Does gender contribute to heterogeneity in criteria for cannabis abuse and dependence? Results from the national epidemiological survey on alcohol and related conditions

Arpana Agrawal, Michael T. Lynskey

Research output: Contribution to journalArticlepeer-review

71 Scopus citations

Abstract

Previous research has noted that a unidimensional latent construct underlies criteria for cannabis abuse and dependence. However, no study to date has explored whether gender contributes to heterogeneity in the latent abuse and dependence construct and furthermore, whether after accounting for differences in the mean scores of abuse and dependence across genders, there is any evidence for heterogeneity in the individual abuse and dependence criteria. The present study utilizes data on criteria for cannabis abuse and dependence from a large, nationally representative sample (National Epidemiological Survey on Alcohol and Related Conditions) of 8172 lifetime cannabis users to investigate whether gender contributes to heterogeneity in the underlying construct of cannabis abuse and dependence, and in each individual criterion as well. Analyses, all of which were conducted in MPlus, included factor analysis, as well as MIMIC and multiple-group models for an examination of dimensionality and gender heterogeneity, respectively. Results favor a unidimensional construct for cannabis abuse/dependence, as seen in prior research. We also identify two abuse (legal and hazard) and two dependence (quit and problems) criteria, which show significant gender heterogeneity with the abuse criteria exhibiting higher thresholds in women and the dependence criteria in men. We conclude that the criteria that serve as indicators of DSM-IV cannabis abuse and dependence do not function identically in men and women and that certain criteria (e.g. hazardous use) require further refinement.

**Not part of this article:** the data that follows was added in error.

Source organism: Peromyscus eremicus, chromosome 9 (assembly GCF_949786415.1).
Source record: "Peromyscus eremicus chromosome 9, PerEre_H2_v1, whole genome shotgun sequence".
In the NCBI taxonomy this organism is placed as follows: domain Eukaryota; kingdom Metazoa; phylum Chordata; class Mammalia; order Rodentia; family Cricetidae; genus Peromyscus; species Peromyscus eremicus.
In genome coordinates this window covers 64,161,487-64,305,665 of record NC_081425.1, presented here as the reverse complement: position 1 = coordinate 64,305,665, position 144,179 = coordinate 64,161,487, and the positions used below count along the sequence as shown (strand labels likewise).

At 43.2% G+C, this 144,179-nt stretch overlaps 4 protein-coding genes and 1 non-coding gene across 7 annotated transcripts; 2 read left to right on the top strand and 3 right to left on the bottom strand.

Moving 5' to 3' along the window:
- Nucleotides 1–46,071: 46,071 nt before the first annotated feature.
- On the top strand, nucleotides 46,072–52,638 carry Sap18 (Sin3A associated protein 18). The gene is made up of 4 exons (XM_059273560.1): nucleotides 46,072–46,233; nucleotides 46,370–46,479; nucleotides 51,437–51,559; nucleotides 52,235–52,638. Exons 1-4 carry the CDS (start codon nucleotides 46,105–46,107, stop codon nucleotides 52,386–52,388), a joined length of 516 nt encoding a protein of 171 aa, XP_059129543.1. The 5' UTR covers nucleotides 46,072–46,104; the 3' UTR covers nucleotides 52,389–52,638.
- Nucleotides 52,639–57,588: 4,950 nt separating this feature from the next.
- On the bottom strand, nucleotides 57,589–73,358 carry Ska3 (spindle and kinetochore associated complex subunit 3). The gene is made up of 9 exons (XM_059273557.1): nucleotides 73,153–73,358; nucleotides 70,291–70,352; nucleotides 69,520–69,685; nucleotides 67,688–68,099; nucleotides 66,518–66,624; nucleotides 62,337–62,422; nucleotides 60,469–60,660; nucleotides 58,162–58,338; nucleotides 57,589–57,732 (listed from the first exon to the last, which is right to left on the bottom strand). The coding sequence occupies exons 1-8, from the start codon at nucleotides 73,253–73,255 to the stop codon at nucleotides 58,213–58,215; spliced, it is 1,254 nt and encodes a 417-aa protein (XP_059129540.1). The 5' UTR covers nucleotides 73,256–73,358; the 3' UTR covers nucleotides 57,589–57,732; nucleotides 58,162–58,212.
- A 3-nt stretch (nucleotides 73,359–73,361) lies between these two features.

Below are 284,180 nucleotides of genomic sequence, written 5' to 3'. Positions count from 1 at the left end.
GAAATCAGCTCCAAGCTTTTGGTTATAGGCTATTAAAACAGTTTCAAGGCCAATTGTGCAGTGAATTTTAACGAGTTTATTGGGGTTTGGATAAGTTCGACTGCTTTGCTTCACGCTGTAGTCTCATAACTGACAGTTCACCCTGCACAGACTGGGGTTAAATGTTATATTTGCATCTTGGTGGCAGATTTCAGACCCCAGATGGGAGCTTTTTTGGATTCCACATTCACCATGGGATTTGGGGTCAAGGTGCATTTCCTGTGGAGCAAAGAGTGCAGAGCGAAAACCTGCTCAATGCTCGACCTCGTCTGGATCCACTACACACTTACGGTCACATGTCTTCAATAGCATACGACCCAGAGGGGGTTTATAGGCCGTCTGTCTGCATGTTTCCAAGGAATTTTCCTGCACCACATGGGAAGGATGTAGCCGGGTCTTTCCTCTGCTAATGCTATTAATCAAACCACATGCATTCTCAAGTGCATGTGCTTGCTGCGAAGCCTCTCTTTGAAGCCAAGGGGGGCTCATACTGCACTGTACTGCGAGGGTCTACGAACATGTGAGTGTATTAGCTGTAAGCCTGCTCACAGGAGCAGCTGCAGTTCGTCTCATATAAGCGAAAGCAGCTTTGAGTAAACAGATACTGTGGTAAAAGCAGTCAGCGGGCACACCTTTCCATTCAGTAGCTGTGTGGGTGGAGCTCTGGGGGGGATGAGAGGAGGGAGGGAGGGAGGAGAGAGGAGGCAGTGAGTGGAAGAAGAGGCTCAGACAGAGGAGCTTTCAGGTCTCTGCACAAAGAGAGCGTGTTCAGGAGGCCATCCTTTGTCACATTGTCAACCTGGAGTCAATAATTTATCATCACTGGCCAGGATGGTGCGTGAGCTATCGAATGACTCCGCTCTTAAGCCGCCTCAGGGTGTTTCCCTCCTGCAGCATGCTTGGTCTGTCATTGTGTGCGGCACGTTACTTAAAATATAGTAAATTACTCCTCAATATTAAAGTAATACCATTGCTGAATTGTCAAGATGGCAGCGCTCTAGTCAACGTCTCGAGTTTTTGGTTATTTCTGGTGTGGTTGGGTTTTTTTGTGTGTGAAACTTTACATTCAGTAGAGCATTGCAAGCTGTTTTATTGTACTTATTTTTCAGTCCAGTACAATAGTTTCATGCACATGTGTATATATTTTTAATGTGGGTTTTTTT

Original languageEnglish
Pages (from-to)300-307
Number of pages8
JournalDrug and Alcohol Dependence
Volume88
Issue number2-3
DOIs
StatePublished - May 11 2007

Keywords

  • Abuse/dependence
  • Cannabis
  • Factor analysis
  • Gender
  • MIMIC

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